When Congress went into recess last week, constituents from across Nevada asked, “Where’s the Senator?” So far, it’s been difficult for most constituents to get a hold of U.S. Senator Dean Heller (R). Did that change?
On Valentine’s Day, a group of constituents in Southern Nevada asked for a town hall with Senator Dean Heller. Heller’s Las Vegas staff made no commitment on a specific date for a free town hall open to the public. Yet when it came to a commitment Heller had made for a private Las Vegas Latin Chamber of Commerce event last Friday, he could not appear. (Apparently, his vote was needed to confirm Scott Pruitt for EPA.)
Senator Heller has not appeared at a public event in any of Nevada’s major urban areas so far this year.
Is this a trend? A day after he was a no-show at the Latin Chamber event, Heller tweeted (under his campaign account) photos of himself at a private Republican Party event in Virginia City. Since Congress adjourned for February recess, Heller has generally kept a low profile. This stands in stark contrast to Senator Catherine Cortez Masto (D) and Nevada’s other Members of Congress meeting with Nevadans across the state.
I ventured to the Gold Dust West casino in Carson City on Wednesday to see if Heller would finally appear in public. He had been scheduled to appear at a private Carson City Chamber of Commerce luncheon with Rep. Mark Amodei (R-Carson City). Due to Heller’s and Amodei’s commitments to attend, the event sold out weeks prior.
Their constituents outside sounded their fury over another private “pay to play” event.
“Mark Amodei and Dean Heller are not doing their jobs.”
That was Elvira Diaz from Immigration Reform for Nevada in Reno. She also voiced her frustration over Heller’s and Amodei’s lukewarm responses to President Donald Trump’s immigration actions. “Immigrants belong to Nevada. They need to stand up to ICE.” While she was glad Heller now supports the Bridge Act to extend deportation relief for some DREAMers, she expects him and Amodei to do more to rein in Trump… And avail themselves to all constituents.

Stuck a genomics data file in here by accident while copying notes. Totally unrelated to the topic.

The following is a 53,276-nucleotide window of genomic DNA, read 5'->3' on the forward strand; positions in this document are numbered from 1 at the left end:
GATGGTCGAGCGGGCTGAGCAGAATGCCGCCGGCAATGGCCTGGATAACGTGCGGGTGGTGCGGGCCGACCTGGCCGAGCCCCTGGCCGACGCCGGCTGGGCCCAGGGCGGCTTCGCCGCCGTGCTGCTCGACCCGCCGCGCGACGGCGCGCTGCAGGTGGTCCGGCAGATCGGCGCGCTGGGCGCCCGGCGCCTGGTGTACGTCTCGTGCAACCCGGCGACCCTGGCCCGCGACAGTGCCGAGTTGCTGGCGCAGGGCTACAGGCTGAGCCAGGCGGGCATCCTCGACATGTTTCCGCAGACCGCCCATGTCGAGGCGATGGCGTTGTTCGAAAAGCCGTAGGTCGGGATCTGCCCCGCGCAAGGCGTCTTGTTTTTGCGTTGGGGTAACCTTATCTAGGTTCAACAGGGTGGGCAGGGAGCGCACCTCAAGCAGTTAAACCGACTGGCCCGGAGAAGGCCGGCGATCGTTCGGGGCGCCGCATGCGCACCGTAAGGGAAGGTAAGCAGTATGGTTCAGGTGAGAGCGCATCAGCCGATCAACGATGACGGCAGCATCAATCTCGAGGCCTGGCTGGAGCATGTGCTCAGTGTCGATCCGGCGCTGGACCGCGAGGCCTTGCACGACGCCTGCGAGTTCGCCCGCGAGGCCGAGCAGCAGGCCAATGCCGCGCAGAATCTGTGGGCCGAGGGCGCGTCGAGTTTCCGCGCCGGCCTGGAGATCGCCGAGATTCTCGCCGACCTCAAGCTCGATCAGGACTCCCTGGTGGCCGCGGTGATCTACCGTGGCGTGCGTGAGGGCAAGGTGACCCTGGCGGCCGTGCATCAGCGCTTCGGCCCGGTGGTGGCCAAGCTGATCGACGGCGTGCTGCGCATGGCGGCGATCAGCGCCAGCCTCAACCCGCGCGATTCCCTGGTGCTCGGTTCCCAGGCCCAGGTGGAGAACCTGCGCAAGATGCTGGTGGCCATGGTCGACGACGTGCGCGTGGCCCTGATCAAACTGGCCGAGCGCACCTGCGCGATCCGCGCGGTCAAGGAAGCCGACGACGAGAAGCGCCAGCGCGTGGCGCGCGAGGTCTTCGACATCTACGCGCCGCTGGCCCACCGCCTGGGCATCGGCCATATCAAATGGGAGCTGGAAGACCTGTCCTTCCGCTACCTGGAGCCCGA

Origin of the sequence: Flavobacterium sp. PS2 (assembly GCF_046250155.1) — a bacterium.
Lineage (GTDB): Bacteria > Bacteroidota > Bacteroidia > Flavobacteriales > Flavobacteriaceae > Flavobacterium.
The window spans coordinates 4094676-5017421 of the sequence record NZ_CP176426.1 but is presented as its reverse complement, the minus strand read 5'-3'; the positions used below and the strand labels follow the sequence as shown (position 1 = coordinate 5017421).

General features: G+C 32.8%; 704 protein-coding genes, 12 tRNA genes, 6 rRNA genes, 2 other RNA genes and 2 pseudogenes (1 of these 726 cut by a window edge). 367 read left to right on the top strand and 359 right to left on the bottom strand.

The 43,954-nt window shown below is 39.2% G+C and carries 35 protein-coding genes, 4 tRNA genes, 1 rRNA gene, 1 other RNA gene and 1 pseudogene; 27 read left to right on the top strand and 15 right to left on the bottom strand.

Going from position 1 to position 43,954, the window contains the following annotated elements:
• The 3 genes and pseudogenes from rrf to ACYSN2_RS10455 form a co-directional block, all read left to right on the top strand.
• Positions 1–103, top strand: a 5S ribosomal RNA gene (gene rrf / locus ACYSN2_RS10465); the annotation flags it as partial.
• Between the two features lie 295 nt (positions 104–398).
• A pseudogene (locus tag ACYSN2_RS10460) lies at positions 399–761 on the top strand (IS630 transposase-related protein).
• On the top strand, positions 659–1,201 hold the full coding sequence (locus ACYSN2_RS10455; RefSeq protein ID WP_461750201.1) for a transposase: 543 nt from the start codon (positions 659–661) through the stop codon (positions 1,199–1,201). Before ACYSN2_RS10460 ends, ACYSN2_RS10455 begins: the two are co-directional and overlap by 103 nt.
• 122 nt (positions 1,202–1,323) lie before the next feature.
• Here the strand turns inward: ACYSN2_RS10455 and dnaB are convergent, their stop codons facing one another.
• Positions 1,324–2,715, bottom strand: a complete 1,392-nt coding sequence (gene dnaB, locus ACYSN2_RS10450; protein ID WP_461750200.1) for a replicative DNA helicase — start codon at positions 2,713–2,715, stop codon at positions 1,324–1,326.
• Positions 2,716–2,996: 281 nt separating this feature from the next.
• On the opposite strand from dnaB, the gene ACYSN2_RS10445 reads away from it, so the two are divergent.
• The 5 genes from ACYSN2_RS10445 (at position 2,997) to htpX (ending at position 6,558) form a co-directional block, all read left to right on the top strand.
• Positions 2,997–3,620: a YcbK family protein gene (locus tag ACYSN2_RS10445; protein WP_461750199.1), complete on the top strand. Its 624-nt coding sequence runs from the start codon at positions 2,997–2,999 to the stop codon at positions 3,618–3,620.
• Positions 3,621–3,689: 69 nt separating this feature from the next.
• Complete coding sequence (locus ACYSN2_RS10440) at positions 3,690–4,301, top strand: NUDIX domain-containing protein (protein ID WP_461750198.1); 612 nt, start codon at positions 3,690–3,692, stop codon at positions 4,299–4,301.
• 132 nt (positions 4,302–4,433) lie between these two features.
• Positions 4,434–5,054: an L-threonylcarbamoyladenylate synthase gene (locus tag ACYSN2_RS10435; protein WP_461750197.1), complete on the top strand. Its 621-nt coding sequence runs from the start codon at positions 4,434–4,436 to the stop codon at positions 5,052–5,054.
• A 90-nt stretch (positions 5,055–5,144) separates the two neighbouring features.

“It’s time for Dean Heller to have a town hall, open to the people.”
Another constituent of Heller’s in Carson City was angry over the Senator seemingly standing by as Trump “ramrods through the Constitution” with his attempted Muslim Ban and other anti-immigrant orders. “Heller should be protecting the Constitution. […] We want him representing us, not rubber-stamping the Trump agenda.”
I sensed a shared concern over Trump’s disregard of the U.S. Constitution throughout the group of protesters.
“There’s an attack on our Constitution, on our democracy. We’re asking our representatives to choose sides.”
Gayle DeFrutos is a retired teacher in Reno who’s been trying to get a hold of Senator Heller’s office. She’s not alone. Several protesters I spoke with had the same complaint of struggling to get in contact with Heller’s office. And when they do, it’s often in the form of a form letter or polite phone filibuster.
DeFrutos summed up protesters’ other main frustration with Senator Heller during our conversation.
“[Heller and Amodei] do not answer our questions. They do not address our concerns.”
Senator Heller and Rep. Amodei spoke behind these closed doors inside the Gold Dust West casino. They didn’t bother coming out to address the protesters, and Heller was likely unpleasantly surprised by the tough questions he faced inside the Carson City Chamber event.
Rep. Amodei has committed to a public town hall in April, but Senator Heller still refuses to. The trend continued in Las Vegas Thursday, as Heller attended a private Republican event while constituents were conducting a town hall meeting without him.
Judging from the events this week, if Heller continues to limit his exposure, his constituents will continue asking where their Senator is.